Even if a change to the voting system is on the cards, the process of holding a referendum can take a long time
By Michael Bates on May 7, 2010 11:02 PM
It was fascinating to watch the results roll in. Polls closed at 10 pm in Britain and it wasn't until early the next morning before the result was mathematically certain, confirming the exit polls from the night before: No party would have a majority of the 650 seats in the House of Commons. The Conservatives won the most seats (306) and received the biggest share of the vote (36.1%), but it wasn't enough. The incumbent Labour Party dropped 6 points (to 29%) and a net 91 seats from the 2005 election (to 258). The Liberal Democrats won 23% of the vote, one percentage point better than last time, but finished first in only 57 seats, a net loss of 5.
Usually, one party wins a majority of seats. If the incumbent party doesn't win, the sitting prime minister and cabinet resign, the Queen invites the leader of the winning party to be prime minister and form a government, appointing other party leaders as cabinet ministers (usually those who served as "shadow" minister during the party's time in opposition). …………………………….
One of the arguments in favor of continuing the First Past the Post method of deciding elections -- most votes wins the seat, no matter how tiny the percentage of the total vote -- is that it turns even a slim plurality of the popular vote into a decisive majority of seats. That didn't work this time, with three very evenly balanced parties. Using the Alternative Vote (also known as Instant Runoff Voting) would likely have produced a decisive outcome. My sense is that there would have been fewer seats for Labour and more for the Conservatives and the Liberal Democrats, as supporters of both parties would have preferred the other to another term for Labour…………………….
Changes to the Voting System May Result From Election in Britain —Should America Consider It, Too?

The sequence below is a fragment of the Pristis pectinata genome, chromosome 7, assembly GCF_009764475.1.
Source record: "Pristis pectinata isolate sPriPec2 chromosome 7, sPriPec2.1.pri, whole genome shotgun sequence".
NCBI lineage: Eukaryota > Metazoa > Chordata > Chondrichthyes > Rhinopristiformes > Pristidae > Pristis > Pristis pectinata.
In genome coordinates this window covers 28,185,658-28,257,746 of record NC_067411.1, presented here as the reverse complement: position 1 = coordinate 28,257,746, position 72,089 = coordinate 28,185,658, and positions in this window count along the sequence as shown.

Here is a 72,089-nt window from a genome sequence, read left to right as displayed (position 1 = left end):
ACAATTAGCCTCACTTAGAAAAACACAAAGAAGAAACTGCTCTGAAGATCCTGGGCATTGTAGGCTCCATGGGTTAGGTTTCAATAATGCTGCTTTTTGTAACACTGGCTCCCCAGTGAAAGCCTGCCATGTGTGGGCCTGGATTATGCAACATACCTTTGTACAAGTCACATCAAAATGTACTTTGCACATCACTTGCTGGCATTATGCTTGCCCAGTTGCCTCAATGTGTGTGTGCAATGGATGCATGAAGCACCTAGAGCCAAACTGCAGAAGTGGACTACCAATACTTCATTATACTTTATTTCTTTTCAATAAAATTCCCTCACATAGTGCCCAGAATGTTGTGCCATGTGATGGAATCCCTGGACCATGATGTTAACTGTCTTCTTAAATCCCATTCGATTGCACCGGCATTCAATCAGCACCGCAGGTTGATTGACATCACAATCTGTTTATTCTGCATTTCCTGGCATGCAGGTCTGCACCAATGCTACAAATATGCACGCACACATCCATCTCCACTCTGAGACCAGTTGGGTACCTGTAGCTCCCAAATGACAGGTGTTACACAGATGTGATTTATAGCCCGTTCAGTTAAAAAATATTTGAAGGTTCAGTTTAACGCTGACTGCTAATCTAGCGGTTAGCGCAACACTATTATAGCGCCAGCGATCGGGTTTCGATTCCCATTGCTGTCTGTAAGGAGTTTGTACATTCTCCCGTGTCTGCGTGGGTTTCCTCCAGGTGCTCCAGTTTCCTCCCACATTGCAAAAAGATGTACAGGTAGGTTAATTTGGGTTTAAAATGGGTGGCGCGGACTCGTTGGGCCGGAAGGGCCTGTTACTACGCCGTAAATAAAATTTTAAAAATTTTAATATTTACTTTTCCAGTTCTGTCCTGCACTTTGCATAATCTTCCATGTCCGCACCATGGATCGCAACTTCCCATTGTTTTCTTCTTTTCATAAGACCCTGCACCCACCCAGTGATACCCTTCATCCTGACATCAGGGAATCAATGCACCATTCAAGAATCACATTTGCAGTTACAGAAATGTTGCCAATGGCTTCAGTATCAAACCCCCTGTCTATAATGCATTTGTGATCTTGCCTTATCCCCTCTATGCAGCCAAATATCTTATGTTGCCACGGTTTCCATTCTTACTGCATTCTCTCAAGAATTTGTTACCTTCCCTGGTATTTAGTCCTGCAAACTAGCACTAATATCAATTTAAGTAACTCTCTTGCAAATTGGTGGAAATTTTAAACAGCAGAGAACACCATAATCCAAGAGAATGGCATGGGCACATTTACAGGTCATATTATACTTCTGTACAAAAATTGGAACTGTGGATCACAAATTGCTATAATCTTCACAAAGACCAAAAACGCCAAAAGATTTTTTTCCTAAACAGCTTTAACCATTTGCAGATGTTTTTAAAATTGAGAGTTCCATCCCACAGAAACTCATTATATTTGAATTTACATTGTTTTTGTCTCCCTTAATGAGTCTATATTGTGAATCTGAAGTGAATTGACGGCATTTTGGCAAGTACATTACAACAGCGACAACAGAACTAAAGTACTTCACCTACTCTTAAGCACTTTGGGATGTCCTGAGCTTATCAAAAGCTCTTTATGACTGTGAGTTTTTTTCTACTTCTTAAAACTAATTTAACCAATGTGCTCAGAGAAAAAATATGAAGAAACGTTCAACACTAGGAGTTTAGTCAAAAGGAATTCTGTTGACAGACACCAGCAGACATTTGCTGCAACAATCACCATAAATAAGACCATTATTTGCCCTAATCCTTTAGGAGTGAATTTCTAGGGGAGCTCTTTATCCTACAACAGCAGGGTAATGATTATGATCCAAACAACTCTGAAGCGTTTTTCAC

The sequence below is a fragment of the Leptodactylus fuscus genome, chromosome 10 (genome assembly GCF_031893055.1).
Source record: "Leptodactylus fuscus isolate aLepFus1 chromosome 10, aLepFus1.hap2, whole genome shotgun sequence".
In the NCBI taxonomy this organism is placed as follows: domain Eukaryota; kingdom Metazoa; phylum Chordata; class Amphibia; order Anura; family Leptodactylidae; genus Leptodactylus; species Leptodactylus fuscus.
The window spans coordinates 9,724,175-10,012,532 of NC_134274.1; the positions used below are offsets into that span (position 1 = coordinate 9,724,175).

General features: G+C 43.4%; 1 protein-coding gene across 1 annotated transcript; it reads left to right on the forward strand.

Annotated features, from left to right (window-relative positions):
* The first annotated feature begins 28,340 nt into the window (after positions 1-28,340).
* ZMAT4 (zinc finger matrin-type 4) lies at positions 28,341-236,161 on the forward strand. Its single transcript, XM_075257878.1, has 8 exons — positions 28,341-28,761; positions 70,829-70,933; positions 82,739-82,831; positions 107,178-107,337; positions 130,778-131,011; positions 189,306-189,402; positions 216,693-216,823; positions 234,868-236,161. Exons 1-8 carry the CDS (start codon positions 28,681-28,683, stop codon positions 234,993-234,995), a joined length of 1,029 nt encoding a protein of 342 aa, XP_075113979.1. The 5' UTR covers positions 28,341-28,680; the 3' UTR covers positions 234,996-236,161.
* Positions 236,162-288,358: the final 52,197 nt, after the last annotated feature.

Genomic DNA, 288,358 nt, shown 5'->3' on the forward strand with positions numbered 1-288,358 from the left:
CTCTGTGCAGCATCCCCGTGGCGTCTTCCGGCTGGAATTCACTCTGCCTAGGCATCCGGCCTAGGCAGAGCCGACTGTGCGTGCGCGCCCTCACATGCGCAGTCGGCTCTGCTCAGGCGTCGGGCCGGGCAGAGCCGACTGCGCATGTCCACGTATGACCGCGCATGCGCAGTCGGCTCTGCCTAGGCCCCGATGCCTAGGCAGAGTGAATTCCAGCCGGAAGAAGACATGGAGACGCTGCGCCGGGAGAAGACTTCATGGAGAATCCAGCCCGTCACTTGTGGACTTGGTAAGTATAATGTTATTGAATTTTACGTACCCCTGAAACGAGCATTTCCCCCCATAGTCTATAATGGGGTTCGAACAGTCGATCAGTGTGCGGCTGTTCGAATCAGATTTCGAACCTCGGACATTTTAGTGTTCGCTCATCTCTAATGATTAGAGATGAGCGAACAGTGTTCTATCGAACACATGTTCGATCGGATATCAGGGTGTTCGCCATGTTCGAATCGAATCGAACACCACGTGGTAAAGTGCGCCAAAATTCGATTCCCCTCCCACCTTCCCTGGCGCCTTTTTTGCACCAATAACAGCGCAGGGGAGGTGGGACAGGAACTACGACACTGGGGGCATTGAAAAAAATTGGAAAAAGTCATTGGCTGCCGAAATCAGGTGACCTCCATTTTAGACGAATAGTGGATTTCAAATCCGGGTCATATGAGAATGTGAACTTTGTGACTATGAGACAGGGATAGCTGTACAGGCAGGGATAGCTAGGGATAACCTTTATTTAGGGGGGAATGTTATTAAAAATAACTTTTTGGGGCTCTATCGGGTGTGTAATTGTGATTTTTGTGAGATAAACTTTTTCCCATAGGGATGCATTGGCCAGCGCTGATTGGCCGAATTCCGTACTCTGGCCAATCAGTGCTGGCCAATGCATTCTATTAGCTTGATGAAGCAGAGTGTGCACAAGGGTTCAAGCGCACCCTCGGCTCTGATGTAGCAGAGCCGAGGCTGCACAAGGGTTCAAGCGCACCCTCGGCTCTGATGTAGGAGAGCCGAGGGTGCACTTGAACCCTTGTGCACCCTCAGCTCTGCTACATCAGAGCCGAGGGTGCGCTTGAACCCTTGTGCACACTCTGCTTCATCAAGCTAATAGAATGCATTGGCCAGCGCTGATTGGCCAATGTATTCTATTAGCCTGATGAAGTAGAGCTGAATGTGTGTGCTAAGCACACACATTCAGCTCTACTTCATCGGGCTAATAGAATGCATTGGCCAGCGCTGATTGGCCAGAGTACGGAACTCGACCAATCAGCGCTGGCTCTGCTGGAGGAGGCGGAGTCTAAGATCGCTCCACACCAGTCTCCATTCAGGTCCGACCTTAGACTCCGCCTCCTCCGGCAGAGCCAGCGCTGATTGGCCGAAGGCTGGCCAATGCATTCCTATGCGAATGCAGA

http://www.md- writer.com/ blog/?p=1347
[American blogger -- showing a kind of "intelligent layman" reaction to UK '
Excerpts: [Brown] has offered the Liberal Democrats, a potential coalition partner, the possibility of reformation of the electoral system. ……………………
Why change the voting system? ……………. It’s obvious that the Liberal Democrats would want to change the electoral system to one that would more closely reflect their party’s true proportion of the popular vote. And that’s why both the leaders of Labour and the Conservatives are offering the prospect of voting reform to win over the Liberal Democrats to support their premierships. …………………………..
In my view, the US should take a cue from the UK and also consider alternative voting systems. Our nation, like Britain , seems to be experiencing a paralysis of politics. Americans are disgruntled by the inability of our national government to meet the grave social, economic, and environmental challenges we face. Commentators on British politics appear to feel similarly. Two parties have long dominated both our nations’ national governments.
Replacing our current electoral system, which is like Britain ’s first-past-the- post voting, might permit other political parties to gain footholds in Congress and even to elect a president. Politics could be come more fluid, and votes in Congress might less often follow rigid party lines. As occurs so often now, members of one party experience enormous pressure to vote with their party en bloc, so as to maintain a unified opposition to the other party. But if some members of Congress were elected from third and fourth parties, they might form temporary coalitions and shift more easily between parties, depending on the issue at hand. Politics in Congress might become less rigid, partisan and divisive and more solution-oriented.
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Friday night, May 21, 2010 6:30 pm
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Agenda will be sent out prior to meeting, but suggestions are welcome.
Dr. Barbara Klein
The question we ask today is not whether our government is too big or too small, but whether it works....President Obama